Customer Inertia and Lack of Switching. The CMA investigated whether consumers face difficulties choosing or switching products or suppliers, and whether this means that banks are not sufficiently incentivized to compete for customers on price, quality, and innovation. Much of the focus has been on consumer inertia and lack of switching by consumers. The lack of engagement by consumers is not unique to the retail banking market in the UK but has also been a feature of other retail markets, including energy.

A particular feature of the CMA’s analysis, and the subject of much media attention, is the prevalence of the FIIC model of charging for banking services in the UK. This means that, if a customer’s account remains in credit, he will not be charged any direct fees for the daily operation of his personal current account but also will not be paid interest on the balance in the account and may also be subject to charges for nonstandard services such as overdrafts.

Market Power of Four Largest Banks. The CMA considered the extent to which the markets for the supply of the banking services are concentrated and confer market power on those banks and whether this leads to worse outcomes for consumers. The evidence showed that the market is concentrated in the UK’s personal current account market, mainly resulting from the low level of switching between current account providers by consumers, but not highly concentrated.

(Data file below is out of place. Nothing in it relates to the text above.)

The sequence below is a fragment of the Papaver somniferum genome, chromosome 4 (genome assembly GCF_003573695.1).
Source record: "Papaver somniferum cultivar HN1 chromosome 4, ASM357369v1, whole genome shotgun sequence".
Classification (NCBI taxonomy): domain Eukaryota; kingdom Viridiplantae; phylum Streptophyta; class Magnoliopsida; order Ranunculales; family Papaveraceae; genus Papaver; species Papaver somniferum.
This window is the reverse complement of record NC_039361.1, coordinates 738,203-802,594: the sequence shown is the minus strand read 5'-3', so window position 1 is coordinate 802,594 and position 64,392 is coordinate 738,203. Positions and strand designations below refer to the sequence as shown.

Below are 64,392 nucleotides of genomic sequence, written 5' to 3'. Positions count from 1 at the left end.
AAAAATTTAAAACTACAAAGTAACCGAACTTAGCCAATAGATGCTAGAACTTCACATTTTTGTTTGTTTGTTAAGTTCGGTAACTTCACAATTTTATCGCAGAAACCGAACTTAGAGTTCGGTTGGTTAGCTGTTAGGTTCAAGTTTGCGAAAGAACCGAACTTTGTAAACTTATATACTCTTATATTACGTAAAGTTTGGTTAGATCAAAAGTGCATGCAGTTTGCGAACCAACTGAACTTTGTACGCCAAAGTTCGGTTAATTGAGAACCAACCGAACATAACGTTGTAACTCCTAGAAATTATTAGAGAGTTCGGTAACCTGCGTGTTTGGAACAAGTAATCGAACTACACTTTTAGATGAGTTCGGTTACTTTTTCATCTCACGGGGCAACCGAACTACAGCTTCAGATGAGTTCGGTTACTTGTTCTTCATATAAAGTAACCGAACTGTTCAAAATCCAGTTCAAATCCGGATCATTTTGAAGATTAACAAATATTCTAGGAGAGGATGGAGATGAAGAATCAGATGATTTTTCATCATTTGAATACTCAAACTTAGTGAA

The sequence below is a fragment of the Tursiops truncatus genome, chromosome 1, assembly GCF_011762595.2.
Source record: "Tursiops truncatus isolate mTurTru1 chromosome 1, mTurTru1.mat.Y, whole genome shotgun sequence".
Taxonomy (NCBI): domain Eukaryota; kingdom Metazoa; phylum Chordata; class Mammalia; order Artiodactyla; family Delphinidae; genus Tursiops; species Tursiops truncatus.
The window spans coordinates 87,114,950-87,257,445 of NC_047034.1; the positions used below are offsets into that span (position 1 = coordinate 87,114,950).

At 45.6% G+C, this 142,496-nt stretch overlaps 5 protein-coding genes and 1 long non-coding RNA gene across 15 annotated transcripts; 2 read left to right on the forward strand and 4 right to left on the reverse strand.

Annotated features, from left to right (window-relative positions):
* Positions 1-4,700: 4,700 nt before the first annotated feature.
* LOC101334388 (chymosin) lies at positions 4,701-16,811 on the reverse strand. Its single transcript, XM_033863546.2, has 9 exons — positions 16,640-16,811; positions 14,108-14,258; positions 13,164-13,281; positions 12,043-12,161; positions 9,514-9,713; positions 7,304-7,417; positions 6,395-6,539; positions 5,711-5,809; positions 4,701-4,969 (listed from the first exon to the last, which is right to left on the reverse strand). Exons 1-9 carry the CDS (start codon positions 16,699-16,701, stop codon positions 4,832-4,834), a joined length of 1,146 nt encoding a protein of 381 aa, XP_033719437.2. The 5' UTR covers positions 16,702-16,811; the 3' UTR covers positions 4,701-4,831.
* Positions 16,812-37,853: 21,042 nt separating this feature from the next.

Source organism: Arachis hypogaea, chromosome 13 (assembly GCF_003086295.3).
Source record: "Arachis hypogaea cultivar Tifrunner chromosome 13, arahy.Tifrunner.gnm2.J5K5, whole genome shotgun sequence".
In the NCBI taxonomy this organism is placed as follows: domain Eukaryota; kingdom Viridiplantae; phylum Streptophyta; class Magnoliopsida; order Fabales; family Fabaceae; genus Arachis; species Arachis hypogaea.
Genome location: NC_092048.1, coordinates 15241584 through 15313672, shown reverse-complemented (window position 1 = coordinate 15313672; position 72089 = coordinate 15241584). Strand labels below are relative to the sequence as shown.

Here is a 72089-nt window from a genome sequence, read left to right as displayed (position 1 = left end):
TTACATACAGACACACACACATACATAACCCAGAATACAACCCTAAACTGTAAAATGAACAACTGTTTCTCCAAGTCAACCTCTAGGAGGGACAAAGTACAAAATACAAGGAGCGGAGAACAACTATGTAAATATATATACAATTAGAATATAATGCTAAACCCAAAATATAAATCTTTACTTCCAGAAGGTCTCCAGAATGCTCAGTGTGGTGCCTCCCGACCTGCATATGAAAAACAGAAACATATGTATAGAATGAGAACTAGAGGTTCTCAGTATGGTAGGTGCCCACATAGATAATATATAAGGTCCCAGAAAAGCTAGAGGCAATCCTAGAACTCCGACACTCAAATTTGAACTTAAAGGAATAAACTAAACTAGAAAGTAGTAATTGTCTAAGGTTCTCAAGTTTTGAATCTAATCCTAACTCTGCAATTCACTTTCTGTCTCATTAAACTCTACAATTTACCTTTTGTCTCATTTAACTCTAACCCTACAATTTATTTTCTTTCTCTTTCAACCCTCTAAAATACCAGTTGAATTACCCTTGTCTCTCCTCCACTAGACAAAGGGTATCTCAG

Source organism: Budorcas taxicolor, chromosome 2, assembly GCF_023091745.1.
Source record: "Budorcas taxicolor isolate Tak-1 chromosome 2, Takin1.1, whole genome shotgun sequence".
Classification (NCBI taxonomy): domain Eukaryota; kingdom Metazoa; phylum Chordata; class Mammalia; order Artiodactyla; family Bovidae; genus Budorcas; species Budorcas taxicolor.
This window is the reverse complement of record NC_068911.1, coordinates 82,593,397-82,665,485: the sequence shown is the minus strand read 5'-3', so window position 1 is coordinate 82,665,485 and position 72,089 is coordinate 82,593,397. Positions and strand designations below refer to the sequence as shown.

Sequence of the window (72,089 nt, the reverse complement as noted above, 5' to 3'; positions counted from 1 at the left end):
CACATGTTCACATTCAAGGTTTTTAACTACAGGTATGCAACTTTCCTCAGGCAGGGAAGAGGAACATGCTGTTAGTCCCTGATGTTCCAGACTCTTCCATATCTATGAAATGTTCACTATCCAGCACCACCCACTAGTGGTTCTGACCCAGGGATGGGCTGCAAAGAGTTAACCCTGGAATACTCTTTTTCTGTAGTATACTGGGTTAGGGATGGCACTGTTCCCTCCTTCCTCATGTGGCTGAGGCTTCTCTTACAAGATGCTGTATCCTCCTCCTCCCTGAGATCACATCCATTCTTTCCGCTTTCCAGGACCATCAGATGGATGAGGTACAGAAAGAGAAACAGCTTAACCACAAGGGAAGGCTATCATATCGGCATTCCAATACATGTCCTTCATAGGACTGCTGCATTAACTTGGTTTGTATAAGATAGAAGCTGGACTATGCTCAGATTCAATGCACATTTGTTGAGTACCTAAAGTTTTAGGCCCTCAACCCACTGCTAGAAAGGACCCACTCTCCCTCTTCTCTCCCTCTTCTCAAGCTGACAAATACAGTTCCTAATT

Barriers to Entry. The CMA also reviewed whether there are barriers to entry and expansion that lead to worse outcomes for consumers. The barriers to entry could arise from regulatory barriers (e.g., capital requirements, anti-money laundering requirements, and the authorization process), access to payment systems, IT and funding, and strategic and first mover advantages, which could favor the larger incumbent banks.

Provisional Conclusions on Competition

The CMA concluded that competition in both the PCA and SME banking markets is negatively affected by low customer engagement, barriers to searching and switching, and linkages among the PCA, BCA, and SME loans markets. As was the case in its recent findings in the retail energy sector, the CMA considers that weak customer engagement when it comes to shopping around for better prices and switching suppliers inhibits effective competition. In particular, it results in a lack of switching, an absence of incentives for banks to innovate through better products and prices, and greater difficulty for new entrants to gain a foothold in the market.